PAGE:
How the PATDOWN will help you keep your cool in court
As the defense attorney launches questions on cross-examination, stay in the moment and be situationally aware
By Rae Randolph
Rapid-pace questioning is a method defense attorneys often use to keep a witness off guard. A countermove to this is what I call the PATDOWN. Quite simply it means Pause and Think, Don’t Overwork the Narrative.
Let’s’ start with the “Pause and Think” part.
As the defense attorney launches questions on cross-examination, just pause and keep your mental faculties together. Slow everything down in your mind. Stay in the moment and be situationally aware. Don’t try to anticipate their next question. Wait for it. Keep breathing. Work your training.
Isn’t this similar to the mindset you are taught to use in high-stress scenarios such as an active shooter or hostage situations? Same concept, different location. The players may look more sophisticated and less threatening, but they are not. In addition, you have something the adversary doesn’t – information. Make the attorney work for it. With each question launched at you, pause and think before you answer.
Now let’s talk about the “Don’t Overwork your Narrative.”
If the question you are asked calls for a yes or no, then just answer with a “yes” or “no.” Don’t think beyond that particular question because that naturally makes you want to make excuses, offer explanations, clean up previous testimony, or make your report look or sound better. Don’t fall into that trap. It is a trap! Just answer only the question the defense attorney asks. When they become frustrated, sarcastic, or caustic because you are not engaging in face-to-face combat and are answering with short, to-the-point answers, you will keep your cool under fire.
A crucial factor at play here is that you know your report cold. I cannot emphasize it enough that you must be intimately familiar with your report and what you did or didn’t do. This makes short and to-the-point answers easier. Let the attorney do the follow-up “why” or “how” questions to your “yes” or “no” answers. Once an attorney ventures into these areas where they don’t know the answer, they have lost control of the cross in that moment.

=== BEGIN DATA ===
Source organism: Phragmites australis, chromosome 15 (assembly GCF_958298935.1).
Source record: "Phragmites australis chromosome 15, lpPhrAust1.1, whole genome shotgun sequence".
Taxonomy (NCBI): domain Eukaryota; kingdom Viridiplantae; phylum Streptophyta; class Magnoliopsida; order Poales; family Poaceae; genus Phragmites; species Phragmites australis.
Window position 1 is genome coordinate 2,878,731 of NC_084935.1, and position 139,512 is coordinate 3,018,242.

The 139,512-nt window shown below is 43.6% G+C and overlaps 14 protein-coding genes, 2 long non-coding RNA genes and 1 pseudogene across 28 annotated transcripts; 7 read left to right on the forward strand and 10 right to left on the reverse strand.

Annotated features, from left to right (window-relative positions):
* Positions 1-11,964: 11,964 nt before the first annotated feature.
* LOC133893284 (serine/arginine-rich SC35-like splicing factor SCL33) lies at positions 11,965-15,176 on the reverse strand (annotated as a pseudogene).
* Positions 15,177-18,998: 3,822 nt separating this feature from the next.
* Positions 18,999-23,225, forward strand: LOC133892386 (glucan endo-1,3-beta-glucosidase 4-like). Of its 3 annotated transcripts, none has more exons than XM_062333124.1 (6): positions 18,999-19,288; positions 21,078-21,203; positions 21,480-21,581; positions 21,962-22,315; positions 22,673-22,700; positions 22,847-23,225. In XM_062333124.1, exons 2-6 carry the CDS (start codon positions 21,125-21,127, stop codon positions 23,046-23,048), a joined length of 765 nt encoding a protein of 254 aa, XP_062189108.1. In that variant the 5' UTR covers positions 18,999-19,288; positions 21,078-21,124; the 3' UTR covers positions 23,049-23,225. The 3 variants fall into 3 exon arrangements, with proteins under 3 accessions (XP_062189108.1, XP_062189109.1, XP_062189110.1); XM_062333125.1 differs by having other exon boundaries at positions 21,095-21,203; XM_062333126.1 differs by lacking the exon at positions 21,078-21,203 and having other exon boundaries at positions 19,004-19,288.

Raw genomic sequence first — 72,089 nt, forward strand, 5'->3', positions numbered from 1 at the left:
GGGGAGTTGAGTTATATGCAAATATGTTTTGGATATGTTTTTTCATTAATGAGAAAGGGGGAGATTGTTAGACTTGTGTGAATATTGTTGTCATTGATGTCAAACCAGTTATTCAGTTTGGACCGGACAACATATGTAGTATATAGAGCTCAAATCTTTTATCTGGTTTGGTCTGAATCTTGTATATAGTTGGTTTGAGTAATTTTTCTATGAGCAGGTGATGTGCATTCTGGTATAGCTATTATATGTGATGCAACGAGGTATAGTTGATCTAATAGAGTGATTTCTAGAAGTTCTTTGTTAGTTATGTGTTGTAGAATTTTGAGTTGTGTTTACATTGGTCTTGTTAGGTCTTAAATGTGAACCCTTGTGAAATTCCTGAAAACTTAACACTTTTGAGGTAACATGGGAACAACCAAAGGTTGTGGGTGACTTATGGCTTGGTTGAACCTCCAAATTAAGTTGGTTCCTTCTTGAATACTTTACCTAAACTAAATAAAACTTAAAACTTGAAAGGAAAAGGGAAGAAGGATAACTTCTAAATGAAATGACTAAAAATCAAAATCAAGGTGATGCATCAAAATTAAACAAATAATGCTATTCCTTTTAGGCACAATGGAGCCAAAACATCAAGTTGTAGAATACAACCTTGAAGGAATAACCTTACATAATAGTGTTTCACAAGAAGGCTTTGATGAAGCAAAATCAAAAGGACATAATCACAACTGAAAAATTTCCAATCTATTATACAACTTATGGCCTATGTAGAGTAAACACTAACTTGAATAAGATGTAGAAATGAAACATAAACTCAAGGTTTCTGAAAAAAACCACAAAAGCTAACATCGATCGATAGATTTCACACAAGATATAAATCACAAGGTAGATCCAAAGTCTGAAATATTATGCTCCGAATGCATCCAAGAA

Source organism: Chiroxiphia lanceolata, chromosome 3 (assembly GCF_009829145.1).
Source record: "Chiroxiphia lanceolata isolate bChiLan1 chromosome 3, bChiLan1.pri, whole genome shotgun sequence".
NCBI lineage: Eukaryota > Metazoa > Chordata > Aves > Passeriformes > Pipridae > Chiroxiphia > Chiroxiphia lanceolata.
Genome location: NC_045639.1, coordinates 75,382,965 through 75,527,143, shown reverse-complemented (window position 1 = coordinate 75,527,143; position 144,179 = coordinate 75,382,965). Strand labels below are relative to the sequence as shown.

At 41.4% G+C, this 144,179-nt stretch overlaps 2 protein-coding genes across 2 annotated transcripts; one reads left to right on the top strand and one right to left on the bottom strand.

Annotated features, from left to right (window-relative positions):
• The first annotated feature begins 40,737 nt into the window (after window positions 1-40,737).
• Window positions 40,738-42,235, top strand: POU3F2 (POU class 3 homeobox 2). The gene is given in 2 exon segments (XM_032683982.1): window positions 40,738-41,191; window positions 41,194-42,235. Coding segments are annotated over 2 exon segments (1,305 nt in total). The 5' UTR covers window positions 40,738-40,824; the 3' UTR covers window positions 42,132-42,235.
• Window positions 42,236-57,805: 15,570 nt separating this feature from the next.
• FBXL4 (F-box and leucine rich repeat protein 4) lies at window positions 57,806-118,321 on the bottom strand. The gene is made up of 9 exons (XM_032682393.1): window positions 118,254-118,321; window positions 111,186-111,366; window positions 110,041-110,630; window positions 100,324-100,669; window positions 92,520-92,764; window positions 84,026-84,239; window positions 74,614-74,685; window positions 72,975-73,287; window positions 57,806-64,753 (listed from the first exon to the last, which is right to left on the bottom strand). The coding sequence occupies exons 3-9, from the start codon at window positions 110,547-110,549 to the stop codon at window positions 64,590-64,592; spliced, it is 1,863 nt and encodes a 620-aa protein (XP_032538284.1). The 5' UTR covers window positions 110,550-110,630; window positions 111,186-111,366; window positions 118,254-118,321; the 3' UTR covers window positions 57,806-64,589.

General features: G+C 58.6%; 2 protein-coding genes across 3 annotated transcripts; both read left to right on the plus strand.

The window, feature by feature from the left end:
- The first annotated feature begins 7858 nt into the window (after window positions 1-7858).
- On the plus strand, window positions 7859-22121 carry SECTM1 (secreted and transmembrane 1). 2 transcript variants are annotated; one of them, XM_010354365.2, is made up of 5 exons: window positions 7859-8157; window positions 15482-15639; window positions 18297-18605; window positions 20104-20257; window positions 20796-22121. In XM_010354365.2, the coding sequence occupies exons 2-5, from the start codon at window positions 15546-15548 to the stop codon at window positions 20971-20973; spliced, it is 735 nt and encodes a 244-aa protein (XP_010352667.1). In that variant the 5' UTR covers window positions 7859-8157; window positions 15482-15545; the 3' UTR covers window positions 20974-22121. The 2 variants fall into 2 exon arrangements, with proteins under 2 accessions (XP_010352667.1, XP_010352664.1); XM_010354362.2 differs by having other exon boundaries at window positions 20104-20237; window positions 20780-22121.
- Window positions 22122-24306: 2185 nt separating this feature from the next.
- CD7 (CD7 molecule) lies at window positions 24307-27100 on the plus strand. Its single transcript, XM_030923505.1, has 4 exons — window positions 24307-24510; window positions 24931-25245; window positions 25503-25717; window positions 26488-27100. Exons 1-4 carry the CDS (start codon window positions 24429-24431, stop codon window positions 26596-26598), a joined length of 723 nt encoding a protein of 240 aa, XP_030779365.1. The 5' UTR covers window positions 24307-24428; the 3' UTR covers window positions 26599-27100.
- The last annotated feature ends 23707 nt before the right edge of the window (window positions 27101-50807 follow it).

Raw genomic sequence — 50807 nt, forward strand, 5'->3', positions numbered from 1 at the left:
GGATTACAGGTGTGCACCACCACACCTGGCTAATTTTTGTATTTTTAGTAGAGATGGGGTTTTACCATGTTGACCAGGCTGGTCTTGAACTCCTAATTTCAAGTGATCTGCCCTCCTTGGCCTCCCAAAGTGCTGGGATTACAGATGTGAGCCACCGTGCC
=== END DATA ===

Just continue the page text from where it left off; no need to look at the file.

Do not try to offer the defense attorney a lifeline by overworking the narrative. If you fall into the trap of thinking you must add or subtract from your report or make up or add something that may not be in there, you are opening yourself up to vulnerability and control by the defense. Stick to what is in the report. That is your narrative. That is your cover.
Another benefit of the “PATDOWN” is the jury will see you keeping your cool. I have seen cases where the court may let the defense attorney “discipline” the witness who seems confrontational. Alternatively, the court may admonish both the attorney and the witness. You don’t want that to happen. Keep your cool and you will keep your credibility. Most juries do not like high-stress, antagonistic situations played out in front of them and so they tend to defer to the one who appears “safe.” Make that be you.
Note: It should be pointed out here that it is the duty of the prosecutor to “clean up” any testimony you may have offered that was incomplete. In my experience, young prosecutors are asleep at the switch when it comes to this. Try to meet with your prosecutor before court and talk to them about any discrepancies or potential problems you may see in your reports that are part of the evidence.
About the author
Rae Randolph practiced law as a criminal defense attorney in Colorado and Minnesota. She currently assists La Plata County Search and Rescue (LPCSAR) and La Plata County Sheriff’s Department with her K9 GSD, Oso. She is also a member of Colorado Forensic Canines, where she supports various law enforcement agencies with crime scene investigations in addition to search and recovery missions for private parties and non-profits. Rae’s K9 Oso is certified pursuant to NAPWDA in Human Remains Detection. She has been certified as a Rule 702 Expert in court.